Where The Rubber Hits The Road


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I work at a high school and sometimes I get so disillusioned with students. They are tuned out. They are sleeping on their desk in a puddle of drool, on their phones snap chatting their brains out, ear buds in, music blasting…tuned out to the world. What is their problem??

I have heard that this generation is known for its apathy. Us older folks would know, we just love to make sweeping generalizations about an entire generation.

But, is really apathy?

I’ve seen teens organizing marches, fighting for causes, building things, inventing things, writing  music, acting in plays, leading clubs. I’ve seen passion and wonder and kindness.

So I dig a little deeper. Maybe I’ve missed something. What do so many of these “tuned out” kids have in common? What I’m finding is that it’s not their age, sex, race, or even maturity level. What they have in common is the circumstances they were born into. Things they had no control over. Things like being born with a learning disability, or fetal alcohol syndrome, or born into a house where there’s drug abuse or mental illness or absentee parents or a never ending cycle of poverty. They are kids who can’t always control their emotions or behaviors. They often show up to school after being yelled at, or without having had anything to eat. Or a shower. sometimes I’m amazed that with so much going on these kids even make it to school in the first place. It’s kind of amazing.

What I’m saying is that these kids have been beaten down. They want nothing more thanyoung-people-2770146__340 to check out. In my mind, (my fed, showered, safe, loved mind) they should want to try even harder. Push through it all so they can have hope of a better future.   And this is the part that makes me so mad. I want them to have a better life, more options, a future that’s better than their present. I know how important education is. I want them to pull themselves up and at least try. Why can’t they at least try!?!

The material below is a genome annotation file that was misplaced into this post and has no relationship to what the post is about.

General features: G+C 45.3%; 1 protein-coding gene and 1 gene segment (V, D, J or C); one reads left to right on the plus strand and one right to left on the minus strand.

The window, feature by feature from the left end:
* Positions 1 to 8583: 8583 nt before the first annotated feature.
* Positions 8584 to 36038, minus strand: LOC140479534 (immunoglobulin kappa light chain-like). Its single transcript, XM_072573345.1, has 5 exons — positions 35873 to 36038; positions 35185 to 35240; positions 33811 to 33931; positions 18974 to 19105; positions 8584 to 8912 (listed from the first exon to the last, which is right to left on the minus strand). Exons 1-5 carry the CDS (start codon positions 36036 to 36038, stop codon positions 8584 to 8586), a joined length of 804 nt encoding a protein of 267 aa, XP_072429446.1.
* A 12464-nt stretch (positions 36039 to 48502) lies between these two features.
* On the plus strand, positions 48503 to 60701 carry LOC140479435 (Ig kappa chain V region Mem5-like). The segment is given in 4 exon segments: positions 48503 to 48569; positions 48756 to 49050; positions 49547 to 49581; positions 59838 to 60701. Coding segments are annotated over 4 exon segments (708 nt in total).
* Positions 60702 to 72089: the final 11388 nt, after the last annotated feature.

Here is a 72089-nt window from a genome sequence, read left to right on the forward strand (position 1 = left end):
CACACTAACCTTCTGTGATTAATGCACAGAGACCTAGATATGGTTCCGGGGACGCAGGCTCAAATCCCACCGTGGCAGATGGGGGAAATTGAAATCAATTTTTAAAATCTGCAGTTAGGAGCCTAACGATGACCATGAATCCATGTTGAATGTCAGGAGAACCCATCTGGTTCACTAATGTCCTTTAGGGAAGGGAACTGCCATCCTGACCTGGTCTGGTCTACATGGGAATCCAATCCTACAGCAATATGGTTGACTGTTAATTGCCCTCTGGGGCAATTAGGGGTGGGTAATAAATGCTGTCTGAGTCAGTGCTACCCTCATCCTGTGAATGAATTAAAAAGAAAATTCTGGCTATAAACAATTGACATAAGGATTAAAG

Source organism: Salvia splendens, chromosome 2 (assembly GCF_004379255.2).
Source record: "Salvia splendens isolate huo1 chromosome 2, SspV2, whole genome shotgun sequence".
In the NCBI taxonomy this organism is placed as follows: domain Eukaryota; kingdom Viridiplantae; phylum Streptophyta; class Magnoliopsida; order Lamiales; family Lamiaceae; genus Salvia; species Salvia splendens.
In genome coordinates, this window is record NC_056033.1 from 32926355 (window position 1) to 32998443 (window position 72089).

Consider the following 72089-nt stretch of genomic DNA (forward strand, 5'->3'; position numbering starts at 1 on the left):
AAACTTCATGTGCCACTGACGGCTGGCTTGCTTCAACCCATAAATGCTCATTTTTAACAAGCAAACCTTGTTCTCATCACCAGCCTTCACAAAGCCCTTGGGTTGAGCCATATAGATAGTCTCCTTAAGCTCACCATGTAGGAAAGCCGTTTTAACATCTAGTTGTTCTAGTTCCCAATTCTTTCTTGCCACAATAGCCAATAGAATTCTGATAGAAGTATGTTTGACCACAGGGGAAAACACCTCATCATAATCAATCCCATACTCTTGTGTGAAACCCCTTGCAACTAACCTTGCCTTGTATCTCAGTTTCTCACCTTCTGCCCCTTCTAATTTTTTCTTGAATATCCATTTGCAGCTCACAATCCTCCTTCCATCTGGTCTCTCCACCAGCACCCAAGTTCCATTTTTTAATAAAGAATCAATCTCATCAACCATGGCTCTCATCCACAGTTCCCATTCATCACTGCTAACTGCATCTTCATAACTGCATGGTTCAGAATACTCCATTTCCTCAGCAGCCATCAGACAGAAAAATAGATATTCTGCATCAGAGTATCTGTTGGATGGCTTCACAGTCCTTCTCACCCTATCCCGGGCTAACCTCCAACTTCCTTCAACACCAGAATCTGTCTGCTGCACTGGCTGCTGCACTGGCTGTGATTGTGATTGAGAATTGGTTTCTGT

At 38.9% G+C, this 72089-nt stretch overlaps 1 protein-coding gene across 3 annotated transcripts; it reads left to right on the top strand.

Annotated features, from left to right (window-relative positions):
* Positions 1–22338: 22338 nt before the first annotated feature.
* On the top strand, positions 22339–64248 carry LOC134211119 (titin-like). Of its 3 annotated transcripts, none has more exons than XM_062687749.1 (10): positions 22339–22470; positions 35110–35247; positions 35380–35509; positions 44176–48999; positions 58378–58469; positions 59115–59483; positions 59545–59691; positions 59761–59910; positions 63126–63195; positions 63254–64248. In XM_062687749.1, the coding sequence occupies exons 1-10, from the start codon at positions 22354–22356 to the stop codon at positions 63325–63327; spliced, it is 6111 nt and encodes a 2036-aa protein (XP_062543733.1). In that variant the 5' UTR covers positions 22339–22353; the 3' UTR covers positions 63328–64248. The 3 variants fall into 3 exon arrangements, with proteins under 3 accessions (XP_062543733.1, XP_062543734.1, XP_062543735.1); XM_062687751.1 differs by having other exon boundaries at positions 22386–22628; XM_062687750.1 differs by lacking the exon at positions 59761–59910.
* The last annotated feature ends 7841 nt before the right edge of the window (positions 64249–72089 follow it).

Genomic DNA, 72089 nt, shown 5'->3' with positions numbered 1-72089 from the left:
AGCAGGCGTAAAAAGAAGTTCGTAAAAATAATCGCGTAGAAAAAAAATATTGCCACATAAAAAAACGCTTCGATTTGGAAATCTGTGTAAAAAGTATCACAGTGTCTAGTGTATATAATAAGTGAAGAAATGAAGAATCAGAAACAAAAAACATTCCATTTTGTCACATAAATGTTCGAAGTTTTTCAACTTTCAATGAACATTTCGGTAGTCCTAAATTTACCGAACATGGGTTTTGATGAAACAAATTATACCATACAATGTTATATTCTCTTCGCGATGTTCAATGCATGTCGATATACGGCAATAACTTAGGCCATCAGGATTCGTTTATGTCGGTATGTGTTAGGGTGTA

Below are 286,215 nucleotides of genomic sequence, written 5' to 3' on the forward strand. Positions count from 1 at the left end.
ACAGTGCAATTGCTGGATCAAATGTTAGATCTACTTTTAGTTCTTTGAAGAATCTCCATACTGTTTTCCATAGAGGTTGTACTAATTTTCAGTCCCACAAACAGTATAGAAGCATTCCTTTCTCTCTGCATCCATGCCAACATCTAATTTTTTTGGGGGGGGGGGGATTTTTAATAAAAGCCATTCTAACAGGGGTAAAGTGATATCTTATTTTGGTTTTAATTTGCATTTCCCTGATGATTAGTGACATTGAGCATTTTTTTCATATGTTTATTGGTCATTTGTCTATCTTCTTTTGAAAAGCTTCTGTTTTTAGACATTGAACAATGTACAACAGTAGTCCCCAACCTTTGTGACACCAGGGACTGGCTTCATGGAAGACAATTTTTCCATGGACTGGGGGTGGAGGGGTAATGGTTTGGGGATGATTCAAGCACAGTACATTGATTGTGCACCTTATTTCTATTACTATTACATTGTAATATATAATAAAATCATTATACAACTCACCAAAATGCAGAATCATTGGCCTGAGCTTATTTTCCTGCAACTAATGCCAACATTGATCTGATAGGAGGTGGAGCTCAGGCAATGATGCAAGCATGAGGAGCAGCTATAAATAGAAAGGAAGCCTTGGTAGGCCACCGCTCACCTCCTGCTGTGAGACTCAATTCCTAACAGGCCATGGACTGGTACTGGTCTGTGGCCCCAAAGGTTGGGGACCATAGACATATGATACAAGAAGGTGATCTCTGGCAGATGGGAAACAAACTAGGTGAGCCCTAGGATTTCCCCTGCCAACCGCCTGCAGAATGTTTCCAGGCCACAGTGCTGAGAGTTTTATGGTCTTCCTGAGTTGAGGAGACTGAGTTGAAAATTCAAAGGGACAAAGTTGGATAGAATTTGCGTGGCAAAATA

One of my favorite quotes is from The Perks of Being a Wallflower – “We accept the love we think we deserve.” But…What if even closer to the truth is this – We accept the life we think we deserve.

Maybe, when life has beaten you down in so many different ways, you start to believe that’s all there is. That that is all that you deserve. That there is no point in trying.

If this is true, then I’m going about this all wrong. Maybe this doesn’t have to be the Titanic. Maybe there are enough lifelines for everyone.

I still believe that you can’t save anyone who doesn’t want to be rescued. That each person has to decide for themselves that they want to be saved. Not everyone has the desire or even the strength to reach out for help. But, that doesn’t mean my hands are tied.



So, I start tossing out lifelines.


There’s this student who is so great but also a handful and always in trouble. We’ve had a lot of heart to hearts. During one of those talks I told him that I believed in him. His response was that he didn’t think he could believe in himself. Ugh. So sad. So I promised him that I would do everything in my power to change that. Whenever I run into him in the halls I call out, “I believe in you!” (I also ask him how his classes are going and if he’s going to graduate and how life is in general.)  Is he embarrassed on occasion? Maybe. But he also knows how deeply I believe in him. And I’ll keep telling him til the day he graduates.

I send him a lifeline.

He just needs to know there’s someone out there who cares. He needs to know his life counts.

These kids are everywhere. They’re sleep deprived, angry, numb, snarky. They make bad choices eat bad food and shut down at school. And they need to know that someone cares.

And so I do the only thing I can. I spend my days throwing out lifelines every chance I get. Not everyone will grab one. But it’s the only thing I can do.

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